Mayfield Fails Nascar Drug Test - WMC Action News 5 - Memphis, Tennessee

Mayfield Fails Nascar Drug Test

DARLINGTON, S.C. (AP) - Jeremy Mayfield was suspended

indefinitely by NASCAR on Saturday for failing a random drug test,

becoming the first driver to violate a toughened new policy that

went into effect this season.

Mayfield tested positive for a banned substance last weekend at

Richmond International Raceway. NASCAR spokesman Jim Hunter would

not reveal what banned substance Mayfield used, but Hunter said it

was not an alcohol-related offense.

"There is no place for substance abuse in our sport," Hunter

said.

NASCAR also suspended two crew members for failed tests at

Richmond.

Tony Martin, a crew member for the car John Andretti drove last

weekend at Richmond, and Ben Williams, a crew member for the

Nationwide Series car Matt Kenseth drove last weekend, were both

suspended indefinitely.

Mayfield, who is driving a car this season he owns himself,

failed to qualify for Saturday night's Sprint Cup race at

Darlington Speedway.

He did not immediately return a voice mail message left on his

cell phone Saturday by The Associated Press.

The suspension applies to Mayfield's roles as owner and driver

of the No. 41 Toyota. Although the car can race next week at Lowe's

Motor Speedway with another driver, Hunter said it cannot be

entered with Mayfield as the owner.

Just days after the Daytona 500, one of Mayfield's crew members

became the first person punished under NASCAR's new drug policy for

a failed test. Mayfield fired Paul Chodora after he was suspended

by NASCAR.

"We as an organization appreciate NASCAR's drug testing

policies and policing efforts as it makes the sport stronger

overall," Mayfield said after firing Chodora. "If Paul doesn't

comply with NASCAR's reinstatement process, then he will no longer

be an employee of Mayfield Motorsports."

Mayfield, a two-time qualifier for the Chase for the

championship, has five Cup victories in 433 career starts, but none

since 2005 at Michigan. He was fired by Evernham Motorsports in

late 2006 and bounced around until this season, when he formed

Mayfield Motorsports.

He threw the team together in less than a month but made

headlines as the underdog who raced his way into the season-opening

Daytona 500. But he made just four of the next 10 races, and is

currently 44th in the Cup standings.

NASCAR announced a new, tougher drug policy last September. The

guidelines were strengthened in part because of former Truck Series

driver Aaron Fike's admission that he had used heroin - even on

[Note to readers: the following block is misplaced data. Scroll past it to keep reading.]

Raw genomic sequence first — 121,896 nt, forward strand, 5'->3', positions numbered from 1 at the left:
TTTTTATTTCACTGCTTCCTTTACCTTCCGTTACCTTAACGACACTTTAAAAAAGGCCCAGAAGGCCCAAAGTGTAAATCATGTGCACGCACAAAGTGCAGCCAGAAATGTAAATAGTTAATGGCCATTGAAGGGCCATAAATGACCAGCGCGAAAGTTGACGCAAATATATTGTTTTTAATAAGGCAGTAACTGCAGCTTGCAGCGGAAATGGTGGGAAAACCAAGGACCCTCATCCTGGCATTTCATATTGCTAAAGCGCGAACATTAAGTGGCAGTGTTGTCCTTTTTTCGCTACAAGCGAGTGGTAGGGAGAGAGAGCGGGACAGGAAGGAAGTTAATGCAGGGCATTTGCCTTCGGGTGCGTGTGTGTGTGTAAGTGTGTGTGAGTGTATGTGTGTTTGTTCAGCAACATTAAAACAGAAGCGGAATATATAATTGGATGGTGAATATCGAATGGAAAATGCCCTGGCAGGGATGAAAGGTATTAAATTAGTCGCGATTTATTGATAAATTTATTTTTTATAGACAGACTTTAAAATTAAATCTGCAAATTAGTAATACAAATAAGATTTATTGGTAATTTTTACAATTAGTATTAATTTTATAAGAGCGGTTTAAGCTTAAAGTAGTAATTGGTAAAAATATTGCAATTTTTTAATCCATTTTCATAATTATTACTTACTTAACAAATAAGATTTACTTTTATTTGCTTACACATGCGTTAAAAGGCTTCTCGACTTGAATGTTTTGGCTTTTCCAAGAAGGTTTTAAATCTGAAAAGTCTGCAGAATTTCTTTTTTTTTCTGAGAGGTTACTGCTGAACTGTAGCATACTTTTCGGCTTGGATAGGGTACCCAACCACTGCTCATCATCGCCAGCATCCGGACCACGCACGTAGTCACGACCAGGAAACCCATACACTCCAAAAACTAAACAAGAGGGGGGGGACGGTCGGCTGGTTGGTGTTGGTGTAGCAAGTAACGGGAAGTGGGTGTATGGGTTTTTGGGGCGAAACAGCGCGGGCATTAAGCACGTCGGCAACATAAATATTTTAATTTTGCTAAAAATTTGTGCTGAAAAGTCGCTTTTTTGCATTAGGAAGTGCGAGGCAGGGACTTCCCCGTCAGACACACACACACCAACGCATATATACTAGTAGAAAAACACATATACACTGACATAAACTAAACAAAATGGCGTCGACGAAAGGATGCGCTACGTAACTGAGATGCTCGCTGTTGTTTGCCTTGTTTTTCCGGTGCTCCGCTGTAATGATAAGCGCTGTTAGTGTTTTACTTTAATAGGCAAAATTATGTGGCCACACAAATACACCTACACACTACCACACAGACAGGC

days he raced. That led Tony Stewart, Kevin Harvick and other

veteran drivers to call on NASCAR to add random drug testing to its

policy.

Under the new rules, all drivers and crew members had to be

tested before the season began. Random tests are scheduled

throughout the year, and at least four drivers are tested each

weekend. Hunter said the drivers are selected through an automated

computer program.

Trucks driver Ron Hornaday last year admitted using testosterone

for more than a year - before it was added to the sport's banned

list - to treat a medical issue. Hornaday has Grave's disease, a

condition he is now treating with Synthroid, which replaces a

hormone normally produced by the thyroid gland to regulate the

body's energy and metabolism.

NASCAR did not punish him for the testosterone admission because

the cream did not enhance his performance or impair his judgment.

NASCAR's past policy allowed for testing any time series

officials had "reasonable suspicion" to question a driver or crew

member. Fike's admission forced NASCAR to begin a weekly, random

process.

On Wednesday, former Nationwide Series driver Kevin Grubb was

found dead in a Richmond-area motel room from what police said was

an apparent self-inflicted gunshot wound to the head. Grubb was

suspended indefinitely by NASCAR after a second failed drug test in

2006 and never raced again in a NASCAR sanctioned event.

Shane Hmiel, who made 119 starts in NASCAR's top three national

series, received a lifetime suspension in 2006 after a third failed

drug test. Hmiel, who made seven Cup starts in 2004 and 2005, won

the Truck Series race at Las Vegas in 2004.

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